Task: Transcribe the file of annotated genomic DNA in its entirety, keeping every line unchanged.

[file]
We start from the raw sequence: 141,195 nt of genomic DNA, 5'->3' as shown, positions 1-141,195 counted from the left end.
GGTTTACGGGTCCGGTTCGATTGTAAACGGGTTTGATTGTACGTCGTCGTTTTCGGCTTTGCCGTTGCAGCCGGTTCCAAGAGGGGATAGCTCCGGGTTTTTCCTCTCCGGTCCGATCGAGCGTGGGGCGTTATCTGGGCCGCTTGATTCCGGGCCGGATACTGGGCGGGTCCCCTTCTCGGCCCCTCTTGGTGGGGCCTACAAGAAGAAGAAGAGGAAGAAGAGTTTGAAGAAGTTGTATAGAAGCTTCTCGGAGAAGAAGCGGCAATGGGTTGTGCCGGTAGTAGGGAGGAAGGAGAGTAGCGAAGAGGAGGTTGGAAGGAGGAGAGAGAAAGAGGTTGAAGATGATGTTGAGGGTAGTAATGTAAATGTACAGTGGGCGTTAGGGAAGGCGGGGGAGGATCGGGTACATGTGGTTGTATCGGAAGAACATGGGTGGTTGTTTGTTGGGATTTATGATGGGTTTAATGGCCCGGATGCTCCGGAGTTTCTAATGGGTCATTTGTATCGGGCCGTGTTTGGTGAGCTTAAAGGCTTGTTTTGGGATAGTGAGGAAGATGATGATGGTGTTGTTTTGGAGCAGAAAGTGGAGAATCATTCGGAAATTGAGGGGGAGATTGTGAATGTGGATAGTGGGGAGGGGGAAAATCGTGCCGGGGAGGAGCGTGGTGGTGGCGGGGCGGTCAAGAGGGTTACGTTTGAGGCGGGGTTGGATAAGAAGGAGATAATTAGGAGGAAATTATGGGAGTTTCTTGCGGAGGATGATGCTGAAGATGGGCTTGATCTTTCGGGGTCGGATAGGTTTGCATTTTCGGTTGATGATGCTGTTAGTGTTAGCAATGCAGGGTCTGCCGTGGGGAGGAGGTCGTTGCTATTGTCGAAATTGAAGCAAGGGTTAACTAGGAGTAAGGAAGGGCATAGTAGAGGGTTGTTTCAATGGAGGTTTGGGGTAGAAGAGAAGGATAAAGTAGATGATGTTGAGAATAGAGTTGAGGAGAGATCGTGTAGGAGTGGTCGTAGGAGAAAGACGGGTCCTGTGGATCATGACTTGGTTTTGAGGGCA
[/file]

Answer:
We start from the raw sequence: 141,195 nt of genomic DNA, 5'->3' as shown, positions 1-141,195 counted from the left end.
GGTTTACGGGTCCGGTTCGATTGTAAACGGGTTTGATTGTACGTCGTCGTTTTCGGCTTTGCCGTTGCAGCCGGTTCCAAGAGGGGATAGCTCCGGGTTTTTCCTCTCCGGTCCGATCGAGCGTGGGGCGTTATCTGGGCCGCTTGATTCCGGGCCGGATACTGGGCGGGTCCCCTTCTCGGCCCCTCTTGGTGGGGCCTACAAGAAGAAGAAGAGGAAGAAGAGTTTGAAGAAGTTGTATAGAAGCTTCTCGGAGAAGAAGCGGCAATGGGTTGTGCCGGTAGTAGGGAGGAAGGAGAGTAGCGAAGAGGAGGTTGGAAGGAGGAGAGAGAAAGAGGTTGAAGATGATGTTGAGGGTAGTAATGTAAATGTACAGTGGGCGTTAGGGAAGGCGGGGGAGGATCGGGTACATGTGGTTGTATCGGAAGAACATGGGTGGTTGTTTGTTGGGATTTATGATGGGTTTAATGGCCCGGATGCTCCGGAGTTTCTAATGGGTCATTTGTATCGGGCCGTGTTTGGTGAGCTTAAAGGCTTGTTTTGGGATAGTGAGGAAGATGATGATGGTGTTGTTTTGGAGCAGAAAGTGGAGAATCATTCGGAAATTGAGGGGGAGATTGTGAATGTGGATAGTGGGGAGGGGGAAAATCGTGCCGGGGAGGAGCGTGGTGGTGGCGGGGCGGTCAAGAGGGTTACGTTTGAGGCGGGGTTGGATAAGAAGGAGATAATTAGGAGGAAATTATGGGAGTTTCTTGCGGAGGATGATGCTGAAGATGGGCTTGATCTTTCGGGGTCGGATAGGTTTGCATTTTCGGTTGATGATGCTGTTAGTGTTAGCAATGCAGGGTCTGCCGTGGGGAGGAGGTCGTTGCTATTGTCGAAATTGAAGCAAGGGTTAACTAGGAGTAAGGAAGGGCATAGTAGAGGGTTGTTTCAATGGAGGTTTGGGGTAGAAGAGAAGGATAAAGTAGATGATGTTGAGAATAGAGTTGAGGAGAGATCGTGTAGGAGTGGTCGTAGGAGAAAGACGGGTCCTGTGGATCATGACTTGGTTTTGAGGGCA